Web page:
3. Floating vanities: Wall-mounted vanities or “floating” vanities are elevated off the floor and attached directly to the wall. They typically have clean, modern design lines, which can look fantastic in contemporary, streamlined bathrooms.

Floating vanities can be a blessing and a curse, depending on the ages of your family members. If you have small children who tend to routinely splash water out of the tub and all over the bathroom floor, a wall-mounted vanity can stay high and dry. However, if your family members are getting on in years and tend to drop their belongings, those items can roll or get kicked under a wall-mounted vanity.

Plus, floating vanities don’t often provide as much storage space as traditional vanities. If you opt for a floating vanity, see if the manufacturer offers a matching, wall-mounted storage unit. Finally, if you are considering removing a traditional vanity and replacing it with a wall-mounted unit, remember the previous vanity’s footprint. That floor space will become exposed and will need to have flooring added, which could be an added expense to your remodeling budget.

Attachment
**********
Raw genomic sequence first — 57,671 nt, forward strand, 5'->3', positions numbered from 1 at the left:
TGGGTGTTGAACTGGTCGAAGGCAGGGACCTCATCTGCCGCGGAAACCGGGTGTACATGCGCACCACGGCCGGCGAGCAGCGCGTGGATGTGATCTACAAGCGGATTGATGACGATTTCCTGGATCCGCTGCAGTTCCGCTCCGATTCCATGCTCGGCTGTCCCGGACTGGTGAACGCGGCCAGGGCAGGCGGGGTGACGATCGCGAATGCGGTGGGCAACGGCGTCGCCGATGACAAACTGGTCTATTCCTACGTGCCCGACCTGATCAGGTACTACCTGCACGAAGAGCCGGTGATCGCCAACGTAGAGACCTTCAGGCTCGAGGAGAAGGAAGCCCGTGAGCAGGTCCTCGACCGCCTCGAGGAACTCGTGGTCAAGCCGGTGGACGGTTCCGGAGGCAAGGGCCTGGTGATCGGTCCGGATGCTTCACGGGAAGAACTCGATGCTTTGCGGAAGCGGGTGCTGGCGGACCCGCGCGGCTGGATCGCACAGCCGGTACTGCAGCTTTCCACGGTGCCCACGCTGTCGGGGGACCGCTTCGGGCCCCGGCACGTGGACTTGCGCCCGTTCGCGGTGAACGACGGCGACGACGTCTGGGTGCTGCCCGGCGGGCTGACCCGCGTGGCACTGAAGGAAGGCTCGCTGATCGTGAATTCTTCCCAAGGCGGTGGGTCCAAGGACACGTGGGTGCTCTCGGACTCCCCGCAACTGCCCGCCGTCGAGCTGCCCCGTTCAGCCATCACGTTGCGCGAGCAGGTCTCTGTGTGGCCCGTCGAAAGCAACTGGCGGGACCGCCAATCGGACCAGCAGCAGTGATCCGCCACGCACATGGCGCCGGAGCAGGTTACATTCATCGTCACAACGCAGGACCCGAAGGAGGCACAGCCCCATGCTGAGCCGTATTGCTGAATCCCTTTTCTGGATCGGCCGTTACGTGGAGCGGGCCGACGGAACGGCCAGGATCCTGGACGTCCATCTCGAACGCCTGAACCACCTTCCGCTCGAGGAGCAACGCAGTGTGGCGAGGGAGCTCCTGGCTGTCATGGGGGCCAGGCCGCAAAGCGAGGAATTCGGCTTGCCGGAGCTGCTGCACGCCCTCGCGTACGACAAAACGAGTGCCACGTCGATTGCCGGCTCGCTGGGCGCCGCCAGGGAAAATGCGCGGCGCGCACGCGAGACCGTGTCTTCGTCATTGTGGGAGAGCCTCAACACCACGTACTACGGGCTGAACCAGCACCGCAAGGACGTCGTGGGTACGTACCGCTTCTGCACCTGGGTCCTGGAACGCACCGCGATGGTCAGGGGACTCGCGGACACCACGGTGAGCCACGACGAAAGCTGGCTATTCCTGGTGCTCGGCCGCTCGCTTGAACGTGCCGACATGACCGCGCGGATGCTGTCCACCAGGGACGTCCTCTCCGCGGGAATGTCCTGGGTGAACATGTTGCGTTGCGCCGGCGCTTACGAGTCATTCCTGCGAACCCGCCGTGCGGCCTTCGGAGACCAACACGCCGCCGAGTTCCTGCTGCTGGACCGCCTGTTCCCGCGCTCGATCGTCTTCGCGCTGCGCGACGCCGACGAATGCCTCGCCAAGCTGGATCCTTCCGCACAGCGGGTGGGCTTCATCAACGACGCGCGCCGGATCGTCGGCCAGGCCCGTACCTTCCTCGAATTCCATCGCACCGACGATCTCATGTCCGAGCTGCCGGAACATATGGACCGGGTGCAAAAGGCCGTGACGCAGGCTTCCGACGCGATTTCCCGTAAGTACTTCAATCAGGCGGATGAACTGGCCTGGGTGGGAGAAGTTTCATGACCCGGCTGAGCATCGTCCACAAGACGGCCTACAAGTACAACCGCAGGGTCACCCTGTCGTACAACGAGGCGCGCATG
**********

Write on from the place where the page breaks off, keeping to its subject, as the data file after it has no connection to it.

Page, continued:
Dreary Colors

4. Gray walls with gray floors and white trim: This color combination is a polarizing palette — people either love it or they hate it. Gray on gray is popular in living rooms and family rooms but can make small rooms seem cold and dreary, especially if those small rooms are windowless bathrooms or rooms that have only a north-facing window. On a cold, winter morning, you typically want to feel warm and cozy, not drab and dreary. If you’re a fan of this gray-on-gray color combination, consider reserving it for a larger room that has more windows instead of your bathroom.

Extra-Large Bathtubs and Showers